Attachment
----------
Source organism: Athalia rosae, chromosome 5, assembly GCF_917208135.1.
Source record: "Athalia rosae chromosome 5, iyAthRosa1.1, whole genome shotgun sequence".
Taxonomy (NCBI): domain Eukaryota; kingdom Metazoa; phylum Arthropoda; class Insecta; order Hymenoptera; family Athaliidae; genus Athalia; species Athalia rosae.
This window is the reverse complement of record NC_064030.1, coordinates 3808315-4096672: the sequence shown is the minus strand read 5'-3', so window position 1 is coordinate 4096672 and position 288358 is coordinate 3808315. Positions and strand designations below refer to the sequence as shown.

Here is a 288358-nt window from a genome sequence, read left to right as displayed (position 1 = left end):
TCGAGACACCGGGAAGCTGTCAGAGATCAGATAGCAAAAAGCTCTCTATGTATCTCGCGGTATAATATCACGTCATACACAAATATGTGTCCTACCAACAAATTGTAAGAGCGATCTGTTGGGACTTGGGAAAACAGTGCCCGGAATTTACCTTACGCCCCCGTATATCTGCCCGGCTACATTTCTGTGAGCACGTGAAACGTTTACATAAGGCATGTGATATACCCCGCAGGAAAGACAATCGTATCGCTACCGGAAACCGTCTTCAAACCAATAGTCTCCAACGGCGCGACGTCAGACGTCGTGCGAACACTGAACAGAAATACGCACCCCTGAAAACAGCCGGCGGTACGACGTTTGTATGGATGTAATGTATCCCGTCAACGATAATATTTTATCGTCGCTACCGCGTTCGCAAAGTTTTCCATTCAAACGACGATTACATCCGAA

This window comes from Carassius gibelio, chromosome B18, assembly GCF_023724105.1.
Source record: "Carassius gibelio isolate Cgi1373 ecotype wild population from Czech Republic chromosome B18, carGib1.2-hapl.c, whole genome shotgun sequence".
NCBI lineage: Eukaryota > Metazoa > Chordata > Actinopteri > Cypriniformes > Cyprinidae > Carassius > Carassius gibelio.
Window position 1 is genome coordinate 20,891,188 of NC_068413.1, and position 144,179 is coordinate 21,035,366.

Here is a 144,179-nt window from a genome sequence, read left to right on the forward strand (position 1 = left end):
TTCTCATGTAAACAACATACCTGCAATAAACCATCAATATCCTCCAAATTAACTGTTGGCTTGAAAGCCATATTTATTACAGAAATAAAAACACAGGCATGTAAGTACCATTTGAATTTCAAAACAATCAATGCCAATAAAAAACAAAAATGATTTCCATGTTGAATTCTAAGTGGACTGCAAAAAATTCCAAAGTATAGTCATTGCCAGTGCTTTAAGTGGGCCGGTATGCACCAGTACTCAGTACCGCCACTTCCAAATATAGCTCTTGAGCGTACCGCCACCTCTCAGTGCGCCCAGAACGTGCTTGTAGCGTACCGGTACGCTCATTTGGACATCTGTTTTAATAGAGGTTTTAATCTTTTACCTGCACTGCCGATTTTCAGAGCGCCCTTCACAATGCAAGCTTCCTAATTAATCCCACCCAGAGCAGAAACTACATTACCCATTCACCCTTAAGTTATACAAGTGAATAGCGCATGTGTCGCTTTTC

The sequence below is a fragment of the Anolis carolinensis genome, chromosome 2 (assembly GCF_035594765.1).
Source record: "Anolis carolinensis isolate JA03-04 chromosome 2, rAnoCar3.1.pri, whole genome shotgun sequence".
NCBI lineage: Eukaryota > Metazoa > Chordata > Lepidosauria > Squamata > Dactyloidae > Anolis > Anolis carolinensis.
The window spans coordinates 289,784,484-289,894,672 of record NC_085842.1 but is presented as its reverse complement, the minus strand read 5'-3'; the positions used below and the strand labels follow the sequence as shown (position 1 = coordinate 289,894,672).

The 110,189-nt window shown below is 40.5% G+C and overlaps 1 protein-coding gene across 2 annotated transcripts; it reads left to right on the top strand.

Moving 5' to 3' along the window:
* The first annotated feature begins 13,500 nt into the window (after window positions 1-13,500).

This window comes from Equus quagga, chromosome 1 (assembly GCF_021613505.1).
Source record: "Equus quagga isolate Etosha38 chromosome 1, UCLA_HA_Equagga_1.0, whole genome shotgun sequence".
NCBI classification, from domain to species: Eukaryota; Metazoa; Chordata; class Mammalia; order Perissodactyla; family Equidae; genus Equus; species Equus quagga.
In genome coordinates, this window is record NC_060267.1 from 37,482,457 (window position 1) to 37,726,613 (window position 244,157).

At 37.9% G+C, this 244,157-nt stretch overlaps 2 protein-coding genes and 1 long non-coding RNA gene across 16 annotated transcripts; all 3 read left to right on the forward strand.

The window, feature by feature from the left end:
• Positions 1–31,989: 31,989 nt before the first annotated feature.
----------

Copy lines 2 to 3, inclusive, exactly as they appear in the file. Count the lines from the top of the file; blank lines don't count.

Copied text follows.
Source record: "Athalia rosae chromosome 5, iyAthRosa1.1, whole genome shotgun sequence".
Taxonomy (NCBI): domain Eukaryota; kingdom Metazoa; phylum Arthropoda; class Insecta; order Hymenoptera; family Athaliidae; genus Athalia; species Athalia rosae.